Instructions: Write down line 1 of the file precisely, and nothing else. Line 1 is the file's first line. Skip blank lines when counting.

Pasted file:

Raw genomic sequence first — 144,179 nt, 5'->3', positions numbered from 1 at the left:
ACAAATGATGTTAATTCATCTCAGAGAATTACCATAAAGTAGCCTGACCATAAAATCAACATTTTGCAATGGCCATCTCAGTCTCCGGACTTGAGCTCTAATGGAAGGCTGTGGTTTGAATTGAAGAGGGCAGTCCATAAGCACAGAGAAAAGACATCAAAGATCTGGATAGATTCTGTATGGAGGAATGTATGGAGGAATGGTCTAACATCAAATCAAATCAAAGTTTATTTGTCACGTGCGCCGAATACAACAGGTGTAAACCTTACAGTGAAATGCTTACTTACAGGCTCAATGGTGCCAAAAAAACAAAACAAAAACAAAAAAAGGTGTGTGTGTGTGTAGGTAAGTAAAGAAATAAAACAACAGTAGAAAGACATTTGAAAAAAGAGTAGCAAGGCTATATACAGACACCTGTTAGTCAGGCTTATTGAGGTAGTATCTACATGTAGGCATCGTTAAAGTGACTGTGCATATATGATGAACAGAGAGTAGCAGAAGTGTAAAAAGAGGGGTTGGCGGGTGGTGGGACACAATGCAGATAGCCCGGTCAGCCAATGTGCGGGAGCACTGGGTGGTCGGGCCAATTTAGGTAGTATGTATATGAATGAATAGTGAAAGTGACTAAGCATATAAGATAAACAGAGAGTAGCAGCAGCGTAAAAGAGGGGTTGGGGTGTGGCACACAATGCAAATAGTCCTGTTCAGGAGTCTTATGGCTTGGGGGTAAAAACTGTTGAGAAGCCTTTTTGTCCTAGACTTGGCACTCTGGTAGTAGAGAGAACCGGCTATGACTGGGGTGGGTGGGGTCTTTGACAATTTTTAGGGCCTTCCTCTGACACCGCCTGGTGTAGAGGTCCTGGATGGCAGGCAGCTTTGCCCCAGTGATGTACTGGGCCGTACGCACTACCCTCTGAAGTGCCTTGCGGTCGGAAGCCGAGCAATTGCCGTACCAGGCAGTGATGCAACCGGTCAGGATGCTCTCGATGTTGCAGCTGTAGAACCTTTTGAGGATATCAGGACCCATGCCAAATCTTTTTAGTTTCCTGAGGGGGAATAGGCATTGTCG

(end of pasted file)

Raw genomic sequence first — 144,179 nt, 5'->3', positions numbered from 1 at the left: